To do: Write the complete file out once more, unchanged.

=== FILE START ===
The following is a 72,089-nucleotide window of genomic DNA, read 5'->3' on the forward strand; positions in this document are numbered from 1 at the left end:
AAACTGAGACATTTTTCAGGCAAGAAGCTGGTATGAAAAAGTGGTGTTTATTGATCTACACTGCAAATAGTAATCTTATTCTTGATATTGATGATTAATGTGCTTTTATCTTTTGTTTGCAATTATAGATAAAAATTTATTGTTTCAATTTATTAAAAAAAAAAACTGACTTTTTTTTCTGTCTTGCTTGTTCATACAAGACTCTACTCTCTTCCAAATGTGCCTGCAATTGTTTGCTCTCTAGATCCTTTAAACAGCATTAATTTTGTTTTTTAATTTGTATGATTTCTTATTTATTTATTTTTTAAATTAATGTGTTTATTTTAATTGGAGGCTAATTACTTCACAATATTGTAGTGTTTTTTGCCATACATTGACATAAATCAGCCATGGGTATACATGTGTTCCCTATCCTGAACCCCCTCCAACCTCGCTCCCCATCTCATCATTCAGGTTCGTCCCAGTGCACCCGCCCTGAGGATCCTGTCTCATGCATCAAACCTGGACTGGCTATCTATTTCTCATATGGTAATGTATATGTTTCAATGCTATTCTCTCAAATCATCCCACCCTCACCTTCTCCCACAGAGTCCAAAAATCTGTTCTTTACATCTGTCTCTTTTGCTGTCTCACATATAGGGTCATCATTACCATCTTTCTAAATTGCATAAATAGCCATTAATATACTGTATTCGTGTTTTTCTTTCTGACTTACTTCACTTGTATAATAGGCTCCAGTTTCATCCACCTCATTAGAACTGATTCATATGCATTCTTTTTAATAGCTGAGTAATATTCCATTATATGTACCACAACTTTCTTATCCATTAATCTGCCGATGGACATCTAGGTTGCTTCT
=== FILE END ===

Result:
The following is a 72,089-nucleotide window of genomic DNA, read 5'->3' on the forward strand; positions in this document are numbered from 1 at the left end:
AAACTGAGACATTTTTCAGGCAAGAAGCTGGTATGAAAAAGTGGTGTTTATTGATCTACACTGCAAATAGTAATCTTATTCTTGATATTGATGATTAATGTGCTTTTATCTTTTGTTTGCAATTATAGATAAAAATTTATTGTTTCAATTTATTAAAAAAAAAAACTGACTTTTTTTTCTGTCTTGCTTGTTCATACAAGACTCTACTCTCTTCCAAATGTGCCTGCAATTGTTTGCTCTCTAGATCCTTTAAACAGCATTAATTTTGTTTTTTAATTTGTATGATTTCTTATTTATTTATTTTTTAAATTAATGTGTTTATTTTAATTGGAGGCTAATTACTTCACAATATTGTAGTGTTTTTTGCCATACATTGACATAAATCAGCCATGGGTATACATGTGTTCCCTATCCTGAACCCCCTCCAACCTCGCTCCCCATCTCATCATTCAGGTTCGTCCCAGTGCACCCGCCCTGAGGATCCTGTCTCATGCATCAAACCTGGACTGGCTATCTATTTCTCATATGGTAATGTATATGTTTCAATGCTATTCTCTCAAATCATCCCACCCTCACCTTCTCCCACAGAGTCCAAAAATCTGTTCTTTACATCTGTCTCTTTTGCTGTCTCACATATAGGGTCATCATTACCATCTTTCTAAATTGCATAAATAGCCATTAATATACTGTATTCGTGTTTTTCTTTCTGACTTACTTCACTTGTATAATAGGCTCCAGTTTCATCCACCTCATTAGAACTGATTCATATGCATTCTTTTTAATAGCTGAGTAATATTCCATTATATGTACCACAACTTTCTTATCCATTAATCTGCCGATGGACATCTAGGTTGCTTCT